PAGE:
Saturday, June 07, 2014

Book of untaken photos

It's perhaps once a day I take a great photo in my head. My daughter has a way of capturing memories in her mind like a photo but this is more literal. I see things that I know would make smashing photos. And even though I have a phone camera and can and do sometimes actually take photos, they're never ever anything like what I imagine in my head. I sometimes blame the camera, naturally, but more often it's because I'm not a great photographer (well, only occasionally). I'd like to take more photos of people, but don't have the guts. What I need, ideally, is a professional photographer to shadow me all day, every day, and for me to tell him (or her) the photo I have in mind, and for them to take the photo. And it will be a great, award-winning photo (on a daily basis). (In movies, it would be the equivalent of me being the director and telling the Director of Photography exactly what I want. Then them having to catch it instantly.)

Alternatively, I was thinking of publishing a photo book of photos I've not taken. So there would be descriptions of the photos but no actual photographs.

Such as:

Great photo of sunset here, Kuta, Bali, 23/6/2011, 7:45pm.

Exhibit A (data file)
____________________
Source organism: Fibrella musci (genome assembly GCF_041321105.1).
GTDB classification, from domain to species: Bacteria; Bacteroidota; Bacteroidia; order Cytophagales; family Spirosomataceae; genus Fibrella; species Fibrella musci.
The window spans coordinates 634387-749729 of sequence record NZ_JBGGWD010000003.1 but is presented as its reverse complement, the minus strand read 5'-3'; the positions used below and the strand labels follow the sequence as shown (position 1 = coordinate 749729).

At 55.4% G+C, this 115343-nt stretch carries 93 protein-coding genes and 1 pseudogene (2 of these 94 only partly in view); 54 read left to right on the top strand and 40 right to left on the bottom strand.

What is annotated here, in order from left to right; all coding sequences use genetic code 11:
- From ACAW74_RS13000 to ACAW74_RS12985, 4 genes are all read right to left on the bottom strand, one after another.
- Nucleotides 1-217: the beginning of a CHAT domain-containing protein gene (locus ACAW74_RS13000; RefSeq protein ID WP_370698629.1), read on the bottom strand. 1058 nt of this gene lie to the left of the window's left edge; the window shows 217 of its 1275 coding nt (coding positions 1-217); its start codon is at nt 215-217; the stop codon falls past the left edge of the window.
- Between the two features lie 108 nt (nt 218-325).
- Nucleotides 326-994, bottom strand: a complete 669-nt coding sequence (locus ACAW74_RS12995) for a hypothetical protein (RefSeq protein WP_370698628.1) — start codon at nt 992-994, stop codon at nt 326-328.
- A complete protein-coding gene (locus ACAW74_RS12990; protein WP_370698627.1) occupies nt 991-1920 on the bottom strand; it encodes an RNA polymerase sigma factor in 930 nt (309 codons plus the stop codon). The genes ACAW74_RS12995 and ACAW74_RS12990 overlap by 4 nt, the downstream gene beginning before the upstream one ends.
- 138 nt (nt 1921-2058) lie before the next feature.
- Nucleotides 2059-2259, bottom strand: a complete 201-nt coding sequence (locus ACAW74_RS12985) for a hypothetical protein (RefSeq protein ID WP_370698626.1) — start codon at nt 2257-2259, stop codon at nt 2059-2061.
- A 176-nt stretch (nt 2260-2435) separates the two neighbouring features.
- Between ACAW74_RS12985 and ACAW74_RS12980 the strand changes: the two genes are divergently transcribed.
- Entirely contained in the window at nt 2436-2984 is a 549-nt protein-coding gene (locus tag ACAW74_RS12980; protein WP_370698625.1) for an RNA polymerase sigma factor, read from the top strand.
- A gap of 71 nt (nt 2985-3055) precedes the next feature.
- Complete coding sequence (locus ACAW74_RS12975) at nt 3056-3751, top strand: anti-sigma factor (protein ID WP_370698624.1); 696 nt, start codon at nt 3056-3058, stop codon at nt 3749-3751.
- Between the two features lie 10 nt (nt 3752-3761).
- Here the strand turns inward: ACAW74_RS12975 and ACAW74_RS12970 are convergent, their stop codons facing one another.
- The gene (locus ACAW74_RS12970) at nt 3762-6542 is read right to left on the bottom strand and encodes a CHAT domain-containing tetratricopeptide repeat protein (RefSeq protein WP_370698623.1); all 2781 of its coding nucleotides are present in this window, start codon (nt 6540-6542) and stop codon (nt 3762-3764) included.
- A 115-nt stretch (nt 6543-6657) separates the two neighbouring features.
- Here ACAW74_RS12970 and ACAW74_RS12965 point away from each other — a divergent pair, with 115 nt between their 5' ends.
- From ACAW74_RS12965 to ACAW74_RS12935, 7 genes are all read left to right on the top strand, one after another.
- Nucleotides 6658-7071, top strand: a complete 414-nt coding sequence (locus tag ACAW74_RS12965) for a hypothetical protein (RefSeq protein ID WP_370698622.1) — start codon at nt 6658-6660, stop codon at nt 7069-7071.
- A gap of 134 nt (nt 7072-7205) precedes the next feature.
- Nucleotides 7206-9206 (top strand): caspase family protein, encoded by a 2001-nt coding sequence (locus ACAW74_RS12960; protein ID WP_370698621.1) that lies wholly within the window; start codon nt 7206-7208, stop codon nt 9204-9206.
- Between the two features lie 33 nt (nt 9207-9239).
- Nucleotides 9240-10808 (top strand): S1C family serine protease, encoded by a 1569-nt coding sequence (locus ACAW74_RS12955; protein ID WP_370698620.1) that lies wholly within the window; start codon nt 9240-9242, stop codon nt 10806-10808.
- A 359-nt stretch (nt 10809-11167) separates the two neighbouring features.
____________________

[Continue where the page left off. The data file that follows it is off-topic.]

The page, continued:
Or, slightly more poetic:

Jagged mountains stab the low clouds, a lone blue house nestled at the
base of a mountain punctuates the harsh but beautiful landscape...

Actually, landscape photography is the most difficult to get right, especially with cheap cameras having infinity focussing, the result is usually flat and dull. Anyway, that's the concept of the book: a book of photo descriptions but no photos. A type of travel book.

Here's a recent one:

We were driving along a coastal road in Cork, Ireland. Ahead was a warning sign of a deer, black on yellow; the road signs in Ireland are quite elegant and charming. The sign was on the side of the road, behind it was dense green foliage, including explosions of purple rhododendrons. There was something about the lighting, the colours, the bend in the road that would have made it a great photo. But there was no way of taking it, then it was gone.

Previously on Barnflakes:
A Brief History of Photography


Unknown said...

Ah, but your description of that coastal road is as good as any photograph.

Barnaby said...

That's the idea!